Back cover text: Tally has finally become pretty. Now her looks are beyond perfect, her clothes are awesome, her boyfriend is totally hot, and she’s completely popular. It’s everything she’s ever wanted.
But beneath all the fun—the nonstop parties, the high-tech luxury, the total freedom—is a nagging sense that something’s wrong. Something important. Then a message from Tally’s ugly past arrives. Reading it, Tally remembers what’s wrong with pretty life, and the fun stops cold.
Now she has to choose between fighting to forget what she knows and fighting for her life—because the authorities don’t intend to let anyone with this information survive.
I read Uglies before I started this blog, but the Chubs Mug of Literary Fortitude finally gave up the sequel to me. It had been so long I didn’t remember at all where Tally had ended up at the end of the book, which, I suppose neither did Tally, so we were in the same boat.
The concept of the Ugly series is fascinating. I love post-apocalyptic (or post–near apocalyptic) stories, and I like seeing how the whole world fits together, and what’s changed from the world we live in. This part of it was more interesting to me than what happened to Tally in this book.
A problem with a lot of YA heroines is that things happen to them. And while Tally doesn’t suffer this as much as many of the other heroines, she is frustratingly passive. She makes small decisions (that ultimately, yes, lead to her escape): the choice to climb the tower, the choice to take the pills, the choice to pull the tricks that make the Crims bubbly are all her own actions, but the large action of the story—the Specials, the New Smokies, Shay—all happens independently of her.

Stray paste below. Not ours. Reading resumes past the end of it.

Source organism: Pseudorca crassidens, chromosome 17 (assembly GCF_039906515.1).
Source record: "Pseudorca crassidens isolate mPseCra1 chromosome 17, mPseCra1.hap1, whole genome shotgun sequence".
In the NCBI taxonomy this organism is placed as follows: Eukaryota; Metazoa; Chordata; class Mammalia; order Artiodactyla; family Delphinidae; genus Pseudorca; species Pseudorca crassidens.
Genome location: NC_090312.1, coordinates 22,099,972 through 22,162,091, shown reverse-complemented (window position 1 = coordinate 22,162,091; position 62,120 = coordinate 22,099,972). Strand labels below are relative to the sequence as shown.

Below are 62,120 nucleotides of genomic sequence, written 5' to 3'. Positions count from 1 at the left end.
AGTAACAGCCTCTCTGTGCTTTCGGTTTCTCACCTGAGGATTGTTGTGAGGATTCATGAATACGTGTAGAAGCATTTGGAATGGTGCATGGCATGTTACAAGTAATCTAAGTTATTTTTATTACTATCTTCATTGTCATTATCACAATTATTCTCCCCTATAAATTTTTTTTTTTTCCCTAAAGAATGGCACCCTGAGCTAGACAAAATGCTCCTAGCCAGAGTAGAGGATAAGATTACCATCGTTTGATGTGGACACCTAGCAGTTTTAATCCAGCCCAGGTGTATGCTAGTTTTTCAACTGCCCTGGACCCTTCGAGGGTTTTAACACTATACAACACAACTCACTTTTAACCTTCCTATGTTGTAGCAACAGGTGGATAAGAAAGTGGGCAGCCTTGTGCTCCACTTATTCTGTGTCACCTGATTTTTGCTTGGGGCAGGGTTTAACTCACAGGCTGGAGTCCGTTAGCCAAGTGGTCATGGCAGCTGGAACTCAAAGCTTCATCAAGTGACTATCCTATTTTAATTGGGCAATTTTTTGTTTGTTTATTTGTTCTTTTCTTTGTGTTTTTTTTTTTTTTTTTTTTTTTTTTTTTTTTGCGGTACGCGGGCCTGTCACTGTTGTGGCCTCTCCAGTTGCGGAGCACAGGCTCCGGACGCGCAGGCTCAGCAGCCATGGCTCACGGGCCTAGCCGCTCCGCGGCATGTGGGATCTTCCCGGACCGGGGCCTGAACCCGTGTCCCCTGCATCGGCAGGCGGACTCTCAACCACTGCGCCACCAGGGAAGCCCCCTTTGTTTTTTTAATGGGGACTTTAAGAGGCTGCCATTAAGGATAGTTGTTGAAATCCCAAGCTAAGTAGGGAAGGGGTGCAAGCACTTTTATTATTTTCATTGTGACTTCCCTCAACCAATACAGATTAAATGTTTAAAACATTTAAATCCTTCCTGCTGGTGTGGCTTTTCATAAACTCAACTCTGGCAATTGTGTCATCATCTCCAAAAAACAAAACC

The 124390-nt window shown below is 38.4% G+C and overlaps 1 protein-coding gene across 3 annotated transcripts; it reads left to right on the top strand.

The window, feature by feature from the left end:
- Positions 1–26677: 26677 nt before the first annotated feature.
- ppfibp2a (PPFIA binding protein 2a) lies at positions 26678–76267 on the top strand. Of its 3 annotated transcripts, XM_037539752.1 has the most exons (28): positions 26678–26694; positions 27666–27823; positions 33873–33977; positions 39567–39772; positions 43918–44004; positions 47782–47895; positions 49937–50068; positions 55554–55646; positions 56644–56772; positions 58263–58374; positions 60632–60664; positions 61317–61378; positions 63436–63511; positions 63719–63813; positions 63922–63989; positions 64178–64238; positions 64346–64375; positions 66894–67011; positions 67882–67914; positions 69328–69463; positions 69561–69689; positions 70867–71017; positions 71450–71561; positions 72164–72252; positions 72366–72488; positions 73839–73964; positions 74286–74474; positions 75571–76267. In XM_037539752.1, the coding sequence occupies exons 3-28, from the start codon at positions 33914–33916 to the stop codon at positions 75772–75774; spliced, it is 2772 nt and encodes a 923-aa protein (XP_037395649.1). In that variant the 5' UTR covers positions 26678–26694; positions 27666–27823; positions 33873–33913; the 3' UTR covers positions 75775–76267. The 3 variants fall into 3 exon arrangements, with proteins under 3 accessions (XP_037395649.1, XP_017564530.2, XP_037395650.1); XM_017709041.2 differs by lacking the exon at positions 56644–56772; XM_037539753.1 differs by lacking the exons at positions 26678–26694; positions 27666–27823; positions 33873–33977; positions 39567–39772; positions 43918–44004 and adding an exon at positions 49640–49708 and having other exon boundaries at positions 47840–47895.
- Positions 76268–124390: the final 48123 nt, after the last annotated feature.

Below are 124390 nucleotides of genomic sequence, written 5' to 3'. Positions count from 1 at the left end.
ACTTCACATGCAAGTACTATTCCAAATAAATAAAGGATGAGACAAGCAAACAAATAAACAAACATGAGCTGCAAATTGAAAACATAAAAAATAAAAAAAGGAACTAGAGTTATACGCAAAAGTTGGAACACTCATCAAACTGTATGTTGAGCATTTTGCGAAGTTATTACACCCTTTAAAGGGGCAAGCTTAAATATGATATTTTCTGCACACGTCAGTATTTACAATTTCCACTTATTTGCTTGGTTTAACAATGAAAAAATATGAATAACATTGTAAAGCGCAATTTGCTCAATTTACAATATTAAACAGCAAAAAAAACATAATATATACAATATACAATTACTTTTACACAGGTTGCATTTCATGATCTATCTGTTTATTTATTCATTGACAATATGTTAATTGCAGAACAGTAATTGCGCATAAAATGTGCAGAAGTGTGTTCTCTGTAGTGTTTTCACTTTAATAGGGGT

And, oof, speaking of Shay. This girl is a nightmare. Tally’s “betrayal” seems weak motivation. Any story that can be fixed by two people having a conversation frustrates me. Yes, Tally sent her pings, but did Tally try to find her except for that night where she found the Cutters? (Also, painful way to work self-harm into the novel.) No.
I haven’t read Specials yet, but Pretties suffers from the middle-book-in-a-trilogy problem. It’s just building up to Tally becoming a Special, something I called before I even remembered the next book was called Specials. The end was sort of exciting, the weird anthropology study was maybe the most interesting part of the book (and if we don’t ever get to see them again, I’m gonna be real mad), and the love triangle was… meh. I want Tally to pull a Katniss (in that one brief moment where she declared she wouldn’t choose either of them, before she settled for Peeta).
Breakout star of the novel is Dr. Cable. I want a book about her when she was an Ugly and a Pretty and how she ended up a Special.
- Pretties (Uglies #2)
- Author: Scott Westerfeld
- First Edition: 2005
- Publisher: Simon Pulse
- First Reading
- Date Started: October 8, 2017
- Date Finished: October 14, 2017
- Rating: 3/5